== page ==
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Microbes Environ. 2010;25(1):36-40.

Bacterial communities constructed in artificial consortia of bacteria and Chlorella vulgaris.

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Department of Applied Biological Chemistry, Graduate School of Agricultural and Life Sciences, The University of Tokyo, 1–1–1 Yayoi, Bunkyo-ku, Tokyo, Japan.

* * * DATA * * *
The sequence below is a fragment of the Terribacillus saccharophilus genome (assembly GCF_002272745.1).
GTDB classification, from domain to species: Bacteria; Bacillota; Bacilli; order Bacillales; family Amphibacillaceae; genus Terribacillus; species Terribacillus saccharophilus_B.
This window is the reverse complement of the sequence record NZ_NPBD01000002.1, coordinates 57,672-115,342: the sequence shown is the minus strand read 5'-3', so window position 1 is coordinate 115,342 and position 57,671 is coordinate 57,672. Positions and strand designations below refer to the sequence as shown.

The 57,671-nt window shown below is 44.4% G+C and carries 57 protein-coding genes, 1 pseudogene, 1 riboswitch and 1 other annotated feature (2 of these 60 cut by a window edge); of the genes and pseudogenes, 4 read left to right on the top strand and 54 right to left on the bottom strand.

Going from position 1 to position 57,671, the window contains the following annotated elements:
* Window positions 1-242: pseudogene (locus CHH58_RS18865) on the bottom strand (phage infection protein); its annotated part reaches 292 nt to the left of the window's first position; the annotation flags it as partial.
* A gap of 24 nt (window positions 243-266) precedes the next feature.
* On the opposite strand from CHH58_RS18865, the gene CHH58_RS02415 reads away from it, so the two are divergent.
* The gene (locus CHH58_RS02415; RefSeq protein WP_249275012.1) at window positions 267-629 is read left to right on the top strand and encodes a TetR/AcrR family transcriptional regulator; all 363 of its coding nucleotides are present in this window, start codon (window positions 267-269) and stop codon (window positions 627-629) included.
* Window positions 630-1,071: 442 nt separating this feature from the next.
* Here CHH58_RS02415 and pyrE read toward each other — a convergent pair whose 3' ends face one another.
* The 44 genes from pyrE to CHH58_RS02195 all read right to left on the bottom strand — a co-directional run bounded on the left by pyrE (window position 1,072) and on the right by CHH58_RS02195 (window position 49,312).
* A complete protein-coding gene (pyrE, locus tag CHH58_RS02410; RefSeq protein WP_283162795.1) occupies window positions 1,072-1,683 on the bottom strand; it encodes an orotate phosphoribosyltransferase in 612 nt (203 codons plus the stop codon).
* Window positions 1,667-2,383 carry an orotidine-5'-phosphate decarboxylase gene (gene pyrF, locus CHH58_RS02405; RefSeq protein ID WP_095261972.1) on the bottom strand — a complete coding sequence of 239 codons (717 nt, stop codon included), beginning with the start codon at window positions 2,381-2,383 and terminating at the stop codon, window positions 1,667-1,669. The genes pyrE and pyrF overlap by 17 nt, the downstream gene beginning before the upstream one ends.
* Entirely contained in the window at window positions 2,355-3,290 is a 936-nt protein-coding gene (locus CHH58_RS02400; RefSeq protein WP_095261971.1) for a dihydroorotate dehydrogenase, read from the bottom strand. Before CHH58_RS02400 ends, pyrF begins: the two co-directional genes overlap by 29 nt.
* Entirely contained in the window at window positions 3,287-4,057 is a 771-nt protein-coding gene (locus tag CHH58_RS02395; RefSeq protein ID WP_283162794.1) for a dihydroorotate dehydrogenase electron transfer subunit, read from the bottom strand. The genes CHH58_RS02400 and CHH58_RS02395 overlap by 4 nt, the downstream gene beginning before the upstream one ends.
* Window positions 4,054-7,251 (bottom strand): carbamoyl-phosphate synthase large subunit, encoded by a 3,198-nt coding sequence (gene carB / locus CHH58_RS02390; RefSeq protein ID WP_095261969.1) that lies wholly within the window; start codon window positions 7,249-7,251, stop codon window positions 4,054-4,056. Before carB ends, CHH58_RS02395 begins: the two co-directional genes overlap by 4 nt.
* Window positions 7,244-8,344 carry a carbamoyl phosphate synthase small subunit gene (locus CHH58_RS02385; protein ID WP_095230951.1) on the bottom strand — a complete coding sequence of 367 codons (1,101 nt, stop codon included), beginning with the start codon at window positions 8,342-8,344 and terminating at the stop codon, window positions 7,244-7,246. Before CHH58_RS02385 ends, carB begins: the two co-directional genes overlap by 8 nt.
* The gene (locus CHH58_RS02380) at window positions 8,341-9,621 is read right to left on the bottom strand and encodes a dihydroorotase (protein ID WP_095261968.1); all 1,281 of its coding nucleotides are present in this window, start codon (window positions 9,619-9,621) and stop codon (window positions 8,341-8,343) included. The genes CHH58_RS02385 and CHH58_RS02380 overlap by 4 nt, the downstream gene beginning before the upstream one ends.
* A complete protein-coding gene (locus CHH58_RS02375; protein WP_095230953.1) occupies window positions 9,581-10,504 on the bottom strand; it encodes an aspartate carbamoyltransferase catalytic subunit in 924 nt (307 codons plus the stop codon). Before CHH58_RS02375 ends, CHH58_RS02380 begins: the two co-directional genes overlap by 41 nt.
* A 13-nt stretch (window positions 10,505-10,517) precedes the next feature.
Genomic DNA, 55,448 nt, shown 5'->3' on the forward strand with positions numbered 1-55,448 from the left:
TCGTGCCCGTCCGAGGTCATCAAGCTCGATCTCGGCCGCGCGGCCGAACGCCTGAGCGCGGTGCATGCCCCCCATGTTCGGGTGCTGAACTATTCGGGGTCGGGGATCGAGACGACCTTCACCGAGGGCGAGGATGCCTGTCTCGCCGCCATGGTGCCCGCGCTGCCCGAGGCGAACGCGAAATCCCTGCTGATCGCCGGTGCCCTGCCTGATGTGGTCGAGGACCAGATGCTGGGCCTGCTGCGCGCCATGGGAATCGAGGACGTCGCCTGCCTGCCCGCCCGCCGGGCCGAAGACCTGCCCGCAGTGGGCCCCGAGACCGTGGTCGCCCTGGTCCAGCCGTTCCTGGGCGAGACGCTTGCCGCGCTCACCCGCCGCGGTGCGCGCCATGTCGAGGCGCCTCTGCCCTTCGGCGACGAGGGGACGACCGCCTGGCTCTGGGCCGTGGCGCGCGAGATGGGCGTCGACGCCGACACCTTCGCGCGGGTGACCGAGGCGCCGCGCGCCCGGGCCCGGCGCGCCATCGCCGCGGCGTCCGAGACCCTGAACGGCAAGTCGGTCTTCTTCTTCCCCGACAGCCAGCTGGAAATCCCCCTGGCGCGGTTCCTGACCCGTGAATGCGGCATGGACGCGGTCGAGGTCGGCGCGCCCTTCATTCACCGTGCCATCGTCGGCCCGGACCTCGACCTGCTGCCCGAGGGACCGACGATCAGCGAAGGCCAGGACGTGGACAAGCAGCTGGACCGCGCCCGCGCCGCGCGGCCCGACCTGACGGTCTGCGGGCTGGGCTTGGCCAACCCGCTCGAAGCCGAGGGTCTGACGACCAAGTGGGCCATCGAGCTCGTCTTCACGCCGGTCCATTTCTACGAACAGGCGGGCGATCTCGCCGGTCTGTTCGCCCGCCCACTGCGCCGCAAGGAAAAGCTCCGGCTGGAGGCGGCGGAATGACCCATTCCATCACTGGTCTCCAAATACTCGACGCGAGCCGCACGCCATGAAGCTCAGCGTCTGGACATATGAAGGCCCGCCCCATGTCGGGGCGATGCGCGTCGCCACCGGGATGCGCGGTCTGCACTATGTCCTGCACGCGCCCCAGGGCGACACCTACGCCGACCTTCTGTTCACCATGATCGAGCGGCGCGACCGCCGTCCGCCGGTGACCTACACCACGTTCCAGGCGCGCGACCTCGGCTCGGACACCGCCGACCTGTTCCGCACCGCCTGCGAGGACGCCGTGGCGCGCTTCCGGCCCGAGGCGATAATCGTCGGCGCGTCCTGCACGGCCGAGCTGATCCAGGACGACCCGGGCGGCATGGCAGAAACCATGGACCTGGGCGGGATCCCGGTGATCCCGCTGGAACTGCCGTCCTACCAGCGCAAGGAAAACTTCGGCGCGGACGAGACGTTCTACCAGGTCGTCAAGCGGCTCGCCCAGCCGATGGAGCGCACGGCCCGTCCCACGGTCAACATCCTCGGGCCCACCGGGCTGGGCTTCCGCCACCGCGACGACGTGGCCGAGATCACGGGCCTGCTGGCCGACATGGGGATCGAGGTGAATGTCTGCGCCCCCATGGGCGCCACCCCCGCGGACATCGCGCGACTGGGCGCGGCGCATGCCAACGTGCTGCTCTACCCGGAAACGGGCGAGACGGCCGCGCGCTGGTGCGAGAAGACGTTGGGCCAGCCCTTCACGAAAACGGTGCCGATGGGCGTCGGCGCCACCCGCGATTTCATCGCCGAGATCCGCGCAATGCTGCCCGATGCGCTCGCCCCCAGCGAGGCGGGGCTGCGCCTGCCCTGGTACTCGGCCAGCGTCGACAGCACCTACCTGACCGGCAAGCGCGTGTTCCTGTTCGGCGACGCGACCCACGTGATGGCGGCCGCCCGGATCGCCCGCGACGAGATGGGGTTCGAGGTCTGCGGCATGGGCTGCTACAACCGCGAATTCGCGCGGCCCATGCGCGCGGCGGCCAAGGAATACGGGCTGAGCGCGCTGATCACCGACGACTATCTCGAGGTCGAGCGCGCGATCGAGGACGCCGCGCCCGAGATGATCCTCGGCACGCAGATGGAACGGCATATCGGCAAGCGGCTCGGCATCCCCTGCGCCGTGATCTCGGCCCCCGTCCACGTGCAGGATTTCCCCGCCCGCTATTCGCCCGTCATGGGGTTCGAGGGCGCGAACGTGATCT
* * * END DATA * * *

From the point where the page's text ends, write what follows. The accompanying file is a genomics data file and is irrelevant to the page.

We established artificial consortia of bacteria inoculated from soil and a green alga, Chlorella vulgaris NIES-227. The bacteria and the alga were mixed in a tube or partitioned in a dialysing culture vessel, and the bacterial composition was examined after cultivation. The community of bacteria formed in the consortia included those phylogenetically closely related to the genera Phenylobacterium, Brevundimonas, Phyllobacterium, Afipia, Sphingomonas, Sandaracinobacter, Ramlibacter, Ralstonia, Cellvibrio, and so on. The community also included bacteria belonging to unknown genera within the phyla Bacteroidetes, Verrucomicrobia, and Acidobacteria. It was indicated that Ralstonia sp. and Cellvibrio sp. were attached to the algal cells and Phenylobacterium sp. Ramlibacter sp., Methylophilus sp., and Rhizobiaceae bacterium were not. It was suggested that bacteria belonging to the phylum Bacteroidetes and the class Alphaproteobacteria could be hemi-selectively enriched by the alga.

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